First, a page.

Method of Heat Transfer---Conduction
Conduction is the transfer of heat through stationary matter by physical contact. (The matter is stationary on a macroscopic scale—we know there is thermal motion of the atoms and molecules at any temperature above absolute zero.) Heat transferred from an electric stove to the bottom of a pot is an example of conduction.
Some materials conduct thermal energy faster than others. For example, the pillow in your room may the same temperature as the metal doorknob, but the doorknob feels cooler to the touch. In general, good conductors of electricity (metals like copper, aluminum, gold, and silver) are also good heat conductors, whereas insulators of electricity (wood, plastic, and rubber) are poor heat conductors.
Microscopic Description of Conduction
On a microscopic scale, conduction occurs as rapidly moving or vibrating atoms and molecules interact with neighboring particles, transferring some of their kinetic energy. Heat is transferred by conduction when adjacent atoms vibrate against one another, or as electrons move from one atom to another. Conduction is the most significant means of heat transfer within a solid or between solid objects in thermal contact. Conduction is greater in solids because the network of relatively close fixed spatial relationships between atoms helps to transfer energy between them by vibration.
Fluids and gases are less conductive than solids. This is due to the large distance between atoms in a fluid or (especially) a gas: fewer collisions between atoms means less conduction.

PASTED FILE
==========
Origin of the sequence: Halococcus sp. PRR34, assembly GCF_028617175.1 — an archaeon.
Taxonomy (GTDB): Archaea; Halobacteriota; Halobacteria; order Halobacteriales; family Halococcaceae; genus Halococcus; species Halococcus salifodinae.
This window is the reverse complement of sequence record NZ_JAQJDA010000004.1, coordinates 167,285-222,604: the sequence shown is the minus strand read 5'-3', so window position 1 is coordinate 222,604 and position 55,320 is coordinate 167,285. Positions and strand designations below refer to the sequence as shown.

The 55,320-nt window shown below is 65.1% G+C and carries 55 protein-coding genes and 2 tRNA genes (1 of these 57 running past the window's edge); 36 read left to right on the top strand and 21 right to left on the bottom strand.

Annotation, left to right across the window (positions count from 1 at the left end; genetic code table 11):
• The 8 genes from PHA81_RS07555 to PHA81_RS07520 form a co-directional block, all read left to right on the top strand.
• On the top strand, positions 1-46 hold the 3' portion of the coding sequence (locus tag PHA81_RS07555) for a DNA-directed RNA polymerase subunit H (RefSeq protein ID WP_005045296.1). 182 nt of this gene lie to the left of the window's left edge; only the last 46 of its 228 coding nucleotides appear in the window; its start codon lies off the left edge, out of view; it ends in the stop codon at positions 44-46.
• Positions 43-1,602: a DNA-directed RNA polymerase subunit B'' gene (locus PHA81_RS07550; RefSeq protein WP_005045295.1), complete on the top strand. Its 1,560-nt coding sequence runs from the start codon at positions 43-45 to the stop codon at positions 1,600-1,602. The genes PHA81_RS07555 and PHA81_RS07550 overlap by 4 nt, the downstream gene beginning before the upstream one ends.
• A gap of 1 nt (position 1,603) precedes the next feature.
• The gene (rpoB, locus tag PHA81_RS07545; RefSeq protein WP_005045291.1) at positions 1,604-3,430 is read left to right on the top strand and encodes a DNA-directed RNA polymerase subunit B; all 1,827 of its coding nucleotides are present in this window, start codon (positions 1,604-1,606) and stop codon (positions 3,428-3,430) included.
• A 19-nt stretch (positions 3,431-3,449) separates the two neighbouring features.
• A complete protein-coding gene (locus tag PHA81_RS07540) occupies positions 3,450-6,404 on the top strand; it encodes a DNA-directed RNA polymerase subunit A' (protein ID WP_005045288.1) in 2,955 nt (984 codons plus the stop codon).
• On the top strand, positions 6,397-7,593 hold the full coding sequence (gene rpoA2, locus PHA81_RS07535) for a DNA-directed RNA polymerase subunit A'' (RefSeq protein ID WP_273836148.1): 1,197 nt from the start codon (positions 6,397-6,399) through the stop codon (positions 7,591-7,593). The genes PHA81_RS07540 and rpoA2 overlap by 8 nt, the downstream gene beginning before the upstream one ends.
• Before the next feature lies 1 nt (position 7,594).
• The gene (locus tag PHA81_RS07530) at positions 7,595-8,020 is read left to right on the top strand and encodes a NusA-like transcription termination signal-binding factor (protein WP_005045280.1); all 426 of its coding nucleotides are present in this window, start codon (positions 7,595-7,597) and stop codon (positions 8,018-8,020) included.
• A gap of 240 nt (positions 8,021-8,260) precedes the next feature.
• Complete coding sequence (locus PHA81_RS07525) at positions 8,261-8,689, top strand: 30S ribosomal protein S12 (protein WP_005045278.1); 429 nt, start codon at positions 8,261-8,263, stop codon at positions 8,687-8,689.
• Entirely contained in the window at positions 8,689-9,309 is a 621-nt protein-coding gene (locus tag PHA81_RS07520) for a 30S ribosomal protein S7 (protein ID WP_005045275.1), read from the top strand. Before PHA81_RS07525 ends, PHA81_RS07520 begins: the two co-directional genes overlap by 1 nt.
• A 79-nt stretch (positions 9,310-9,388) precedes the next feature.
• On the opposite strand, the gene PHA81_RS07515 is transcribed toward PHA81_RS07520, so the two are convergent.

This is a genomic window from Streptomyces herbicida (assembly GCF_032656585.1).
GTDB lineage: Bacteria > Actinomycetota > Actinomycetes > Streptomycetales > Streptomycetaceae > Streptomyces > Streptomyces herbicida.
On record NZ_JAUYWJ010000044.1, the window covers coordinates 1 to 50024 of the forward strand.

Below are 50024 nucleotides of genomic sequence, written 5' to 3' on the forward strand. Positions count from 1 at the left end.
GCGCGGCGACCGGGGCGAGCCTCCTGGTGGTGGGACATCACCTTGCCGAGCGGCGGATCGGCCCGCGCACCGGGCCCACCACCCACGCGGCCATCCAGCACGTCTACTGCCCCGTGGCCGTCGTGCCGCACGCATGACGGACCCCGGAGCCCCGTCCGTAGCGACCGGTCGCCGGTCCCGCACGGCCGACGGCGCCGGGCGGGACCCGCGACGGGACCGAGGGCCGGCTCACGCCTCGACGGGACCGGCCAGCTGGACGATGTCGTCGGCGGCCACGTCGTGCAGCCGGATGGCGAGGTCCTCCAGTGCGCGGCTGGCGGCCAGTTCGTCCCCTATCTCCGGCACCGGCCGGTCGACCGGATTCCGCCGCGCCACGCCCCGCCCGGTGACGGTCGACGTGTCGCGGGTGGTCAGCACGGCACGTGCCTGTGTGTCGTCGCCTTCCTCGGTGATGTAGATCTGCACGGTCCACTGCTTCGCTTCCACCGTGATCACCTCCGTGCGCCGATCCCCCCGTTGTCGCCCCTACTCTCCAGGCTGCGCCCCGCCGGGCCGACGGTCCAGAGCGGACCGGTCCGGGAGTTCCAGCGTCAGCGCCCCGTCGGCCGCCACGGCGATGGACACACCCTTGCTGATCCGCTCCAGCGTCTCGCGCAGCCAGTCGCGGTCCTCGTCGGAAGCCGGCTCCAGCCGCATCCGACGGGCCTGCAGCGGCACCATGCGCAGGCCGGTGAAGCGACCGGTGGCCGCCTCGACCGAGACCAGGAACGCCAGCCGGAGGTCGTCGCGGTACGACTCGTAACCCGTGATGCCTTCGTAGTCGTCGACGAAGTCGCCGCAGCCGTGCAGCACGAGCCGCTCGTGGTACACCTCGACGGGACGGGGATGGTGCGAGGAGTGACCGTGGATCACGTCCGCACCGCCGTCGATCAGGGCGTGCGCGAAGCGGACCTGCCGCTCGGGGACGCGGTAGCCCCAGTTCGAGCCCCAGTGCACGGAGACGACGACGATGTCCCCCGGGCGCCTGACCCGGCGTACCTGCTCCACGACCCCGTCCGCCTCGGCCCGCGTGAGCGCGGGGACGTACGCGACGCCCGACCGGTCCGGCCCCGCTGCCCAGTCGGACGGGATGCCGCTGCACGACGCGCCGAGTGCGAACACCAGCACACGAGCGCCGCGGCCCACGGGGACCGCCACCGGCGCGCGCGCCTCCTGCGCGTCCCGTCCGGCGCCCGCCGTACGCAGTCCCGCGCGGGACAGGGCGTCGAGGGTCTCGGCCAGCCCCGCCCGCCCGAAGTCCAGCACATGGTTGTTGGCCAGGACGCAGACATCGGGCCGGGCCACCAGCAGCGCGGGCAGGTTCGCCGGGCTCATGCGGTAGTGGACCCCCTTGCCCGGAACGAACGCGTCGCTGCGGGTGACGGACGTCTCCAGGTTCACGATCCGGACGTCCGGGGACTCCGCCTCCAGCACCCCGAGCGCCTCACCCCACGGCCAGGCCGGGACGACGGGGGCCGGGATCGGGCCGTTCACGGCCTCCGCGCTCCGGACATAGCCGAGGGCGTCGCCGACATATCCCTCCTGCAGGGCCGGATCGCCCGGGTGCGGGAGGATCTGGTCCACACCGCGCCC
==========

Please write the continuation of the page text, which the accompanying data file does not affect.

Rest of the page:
The (average) kinetic energy of a molecule in the hot body is higher than in the colder body. If two molecules collide, an energy transfer from the hot to the cold molecule occurs (see the above figure). The cumulative effect from all collisions results in a net flux of heat from the hot body to the colder body. The heat flux thus depends on the temperature difference T= T hot − T cold. Therefore, you will get a more severe burn from boiling water than from hot tap water. Conversely, if the temperatures are the same, the net heat transfer rate falls to zero, and equilibrium is achieved. Owing to the fact that the number of collisions increases with increasing area, heat conduction depends on the cross-sectional area. If you touch a cold wall with your palm, your hand cools faster than if you just touch it with your fingertip.
Factors Affecting the Rate of Heat Transfer Through Conduction
In addition to temperature and cross-sectional area, another factor affecting conduction is the thickness of the material through which the heat transfers. Heat transfer from the left side to the right side is accomplished by a series of molecular collisions. The thicker the material, the more time it takes to transfer the same amount of heat. If you get cold during the night, you may retrieve a thicker blanket to keep warm.
Lastly, the heat transfer rate depends on the material properties described by the coefficient of thermal conductivity. All four factors are included in a simple equation that was deduced from and is confirmed by experiments. The rate of conductive heat transfer through a slab of material, such as the one in the figure above is given by
Q/t=kA(T2−T1)/d where Q/t is the rate of heat transfer in Joules per second (Watts),
k is the thermal conductivity of the material, A and d are its surface area and thickness, and (T2−T1) is the temperature difference across the slab.